As you are collecting emails, you might want to also think about pre-selling the product as well. That will help you along the way. Of course, you could probably do some research before you pre-sell, although a lot of people go straight into it and use different sites out there, like Facebook Advertising or Google AdWords, to actually test their products, place them in front of the target audience that they're building this product for, and see how they go. They will actually sell the product before it's even made. Whether you do it that way or you build some validation into it beforehand, which I'll go into in a second, the idea of selling it and pre-selling it is great.
The reason people want to buy it is for a number of reasons. One, they want to get early access to it. There's always going to be early adopters who are excited and want to be the first to get something. You might be able to give them special discounts or bonuses for being what you might call either a beta user, although a lot of people don't like that term because it makes it seem like there could be mistakes in your product, especially if it's a software. You might want to call them champion users, or charter members if it's a membership site, for example, like they're first in and they get special treatment for that. They will also want to get it because it's a product that they would want as well. This, again, helps you validate that. You want to be honest and up front with them, of course. You don't want to pretend like that product already exists, but you can talk about this product and either after they pay you say, “Hey, we're going to get that to you in so many weeks.”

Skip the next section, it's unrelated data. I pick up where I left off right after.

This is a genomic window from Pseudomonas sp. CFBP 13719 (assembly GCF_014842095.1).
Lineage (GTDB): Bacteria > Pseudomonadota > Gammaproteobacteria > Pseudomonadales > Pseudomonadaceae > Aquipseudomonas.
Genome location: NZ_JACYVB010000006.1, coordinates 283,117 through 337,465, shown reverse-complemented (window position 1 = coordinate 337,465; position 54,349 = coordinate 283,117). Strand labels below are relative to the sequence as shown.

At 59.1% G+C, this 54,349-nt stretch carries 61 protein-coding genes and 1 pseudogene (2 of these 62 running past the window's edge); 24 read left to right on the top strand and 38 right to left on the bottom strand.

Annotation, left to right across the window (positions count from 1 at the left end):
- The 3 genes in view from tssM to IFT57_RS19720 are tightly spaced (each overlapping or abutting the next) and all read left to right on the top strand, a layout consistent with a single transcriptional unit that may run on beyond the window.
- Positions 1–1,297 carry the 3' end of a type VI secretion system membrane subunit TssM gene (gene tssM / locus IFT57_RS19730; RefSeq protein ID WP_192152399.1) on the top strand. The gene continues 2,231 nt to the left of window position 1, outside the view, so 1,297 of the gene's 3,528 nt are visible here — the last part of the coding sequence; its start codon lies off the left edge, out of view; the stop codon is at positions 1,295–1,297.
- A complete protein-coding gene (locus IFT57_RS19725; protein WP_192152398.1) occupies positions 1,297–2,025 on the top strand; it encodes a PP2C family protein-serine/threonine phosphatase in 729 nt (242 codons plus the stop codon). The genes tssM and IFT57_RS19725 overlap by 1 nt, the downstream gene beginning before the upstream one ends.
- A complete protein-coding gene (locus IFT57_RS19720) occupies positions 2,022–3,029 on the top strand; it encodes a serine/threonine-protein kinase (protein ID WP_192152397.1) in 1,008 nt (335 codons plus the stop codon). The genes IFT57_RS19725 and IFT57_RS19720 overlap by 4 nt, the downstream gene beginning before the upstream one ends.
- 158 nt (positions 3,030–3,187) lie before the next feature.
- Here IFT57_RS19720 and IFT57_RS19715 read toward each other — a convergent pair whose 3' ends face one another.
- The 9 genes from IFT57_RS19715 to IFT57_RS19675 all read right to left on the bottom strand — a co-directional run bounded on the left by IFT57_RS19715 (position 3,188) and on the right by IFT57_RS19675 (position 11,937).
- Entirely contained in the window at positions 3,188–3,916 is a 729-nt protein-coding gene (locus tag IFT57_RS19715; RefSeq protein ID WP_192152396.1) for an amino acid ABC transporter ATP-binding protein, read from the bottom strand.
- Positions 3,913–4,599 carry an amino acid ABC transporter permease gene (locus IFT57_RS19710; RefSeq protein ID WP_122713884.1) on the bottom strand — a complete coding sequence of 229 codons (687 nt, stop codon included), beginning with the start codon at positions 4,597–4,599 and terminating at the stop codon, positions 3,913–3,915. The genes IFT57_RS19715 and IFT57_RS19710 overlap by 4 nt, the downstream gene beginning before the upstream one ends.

That's what happens in the infomercial business. That's why it sometimes takes six to eight to twelve weeks to ship something because they might be doing a dry run before that product is even created in your area. You're watching this infomercial for this thing, and essentially, they're just testing it. They're testing to see what it's like. That's why there's such a big lead time because they haven't even created that product yet. That was something I think Chris Ducker taught me because he was in the infomercial business as well. He was telling me how it all worked, and it's insane and so fascinating. I wish there was a documentary on infomercials. Maybe there is. I haven't even looked it up yet, but that would be really fun and interesting to watch and probably very educational.